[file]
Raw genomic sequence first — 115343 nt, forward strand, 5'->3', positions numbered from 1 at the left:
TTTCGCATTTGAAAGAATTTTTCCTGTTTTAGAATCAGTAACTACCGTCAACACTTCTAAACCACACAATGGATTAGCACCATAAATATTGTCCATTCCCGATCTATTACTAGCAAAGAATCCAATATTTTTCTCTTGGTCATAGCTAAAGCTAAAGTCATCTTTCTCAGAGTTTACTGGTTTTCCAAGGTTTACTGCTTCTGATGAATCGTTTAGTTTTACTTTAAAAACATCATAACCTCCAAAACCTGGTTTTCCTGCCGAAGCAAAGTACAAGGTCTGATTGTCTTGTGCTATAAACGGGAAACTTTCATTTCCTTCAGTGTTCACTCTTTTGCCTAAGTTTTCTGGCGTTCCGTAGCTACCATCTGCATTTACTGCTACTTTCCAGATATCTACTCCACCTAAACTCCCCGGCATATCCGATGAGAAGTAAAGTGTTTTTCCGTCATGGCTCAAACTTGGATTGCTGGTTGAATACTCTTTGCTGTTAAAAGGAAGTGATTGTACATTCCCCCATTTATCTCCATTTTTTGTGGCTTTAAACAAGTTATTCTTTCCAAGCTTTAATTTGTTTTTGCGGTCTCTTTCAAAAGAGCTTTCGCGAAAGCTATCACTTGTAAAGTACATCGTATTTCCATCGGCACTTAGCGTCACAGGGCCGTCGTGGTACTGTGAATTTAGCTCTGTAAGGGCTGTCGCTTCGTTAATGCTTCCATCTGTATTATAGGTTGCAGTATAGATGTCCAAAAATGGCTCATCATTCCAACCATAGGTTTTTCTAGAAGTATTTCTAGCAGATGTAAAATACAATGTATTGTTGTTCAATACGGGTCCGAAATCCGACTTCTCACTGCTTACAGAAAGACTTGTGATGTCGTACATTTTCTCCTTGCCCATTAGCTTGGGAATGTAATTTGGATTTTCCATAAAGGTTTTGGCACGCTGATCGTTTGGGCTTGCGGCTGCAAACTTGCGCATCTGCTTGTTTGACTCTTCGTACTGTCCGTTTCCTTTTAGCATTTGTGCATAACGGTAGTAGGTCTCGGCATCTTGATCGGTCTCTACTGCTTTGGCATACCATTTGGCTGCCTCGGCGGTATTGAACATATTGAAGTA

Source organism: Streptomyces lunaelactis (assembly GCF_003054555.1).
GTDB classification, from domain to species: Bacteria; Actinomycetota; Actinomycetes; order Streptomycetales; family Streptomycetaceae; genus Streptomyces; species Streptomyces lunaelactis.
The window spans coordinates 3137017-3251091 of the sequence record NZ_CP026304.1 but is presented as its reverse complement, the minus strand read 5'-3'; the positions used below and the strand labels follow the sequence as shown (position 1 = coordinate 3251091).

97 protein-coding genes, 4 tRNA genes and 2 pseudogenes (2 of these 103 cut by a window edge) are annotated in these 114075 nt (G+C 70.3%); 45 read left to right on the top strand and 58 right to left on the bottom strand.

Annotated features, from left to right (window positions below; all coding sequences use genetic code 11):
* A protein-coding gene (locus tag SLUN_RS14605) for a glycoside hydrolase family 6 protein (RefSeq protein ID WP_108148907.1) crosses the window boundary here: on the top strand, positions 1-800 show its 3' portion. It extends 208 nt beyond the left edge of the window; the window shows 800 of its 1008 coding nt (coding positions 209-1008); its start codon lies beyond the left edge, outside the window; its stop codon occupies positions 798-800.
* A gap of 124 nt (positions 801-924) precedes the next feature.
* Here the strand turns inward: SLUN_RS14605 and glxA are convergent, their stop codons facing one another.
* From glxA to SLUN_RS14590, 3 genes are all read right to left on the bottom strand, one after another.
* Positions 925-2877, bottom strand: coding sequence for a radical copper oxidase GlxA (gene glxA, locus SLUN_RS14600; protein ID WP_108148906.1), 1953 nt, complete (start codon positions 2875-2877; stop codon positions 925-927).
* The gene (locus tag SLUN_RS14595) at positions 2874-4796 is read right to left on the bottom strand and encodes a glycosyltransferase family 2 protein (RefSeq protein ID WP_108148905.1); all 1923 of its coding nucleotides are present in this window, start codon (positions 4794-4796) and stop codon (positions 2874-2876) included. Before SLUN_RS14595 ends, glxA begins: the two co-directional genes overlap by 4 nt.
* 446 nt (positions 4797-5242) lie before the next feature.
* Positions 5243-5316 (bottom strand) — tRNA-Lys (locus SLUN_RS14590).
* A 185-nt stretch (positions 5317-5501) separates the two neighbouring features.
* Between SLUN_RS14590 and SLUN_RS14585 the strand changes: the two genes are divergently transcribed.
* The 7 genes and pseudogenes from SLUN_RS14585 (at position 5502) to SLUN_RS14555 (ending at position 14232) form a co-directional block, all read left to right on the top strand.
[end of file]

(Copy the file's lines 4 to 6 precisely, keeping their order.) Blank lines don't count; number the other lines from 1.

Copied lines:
GTDB classification, from domain to species: Bacteria; Actinomycetota; Actinomycetes; order Streptomycetales; family Streptomycetaceae; genus Streptomyces; species Streptomyces lunaelactis.
The window spans coordinates 3137017-3251091 of the sequence record NZ_CP026304.1 but is presented as its reverse complement, the minus strand read 5'-3'; the positions used below and the strand labels follow the sequence as shown (position 1 = coordinate 3251091).

97 protein-coding genes, 4 tRNA genes and 2 pseudogenes (2 of these 103 cut by a window edge) are annotated in these 114075 nt (G+C 70.3%); 45 read left to right on the top strand and 58 right to left on the bottom strand.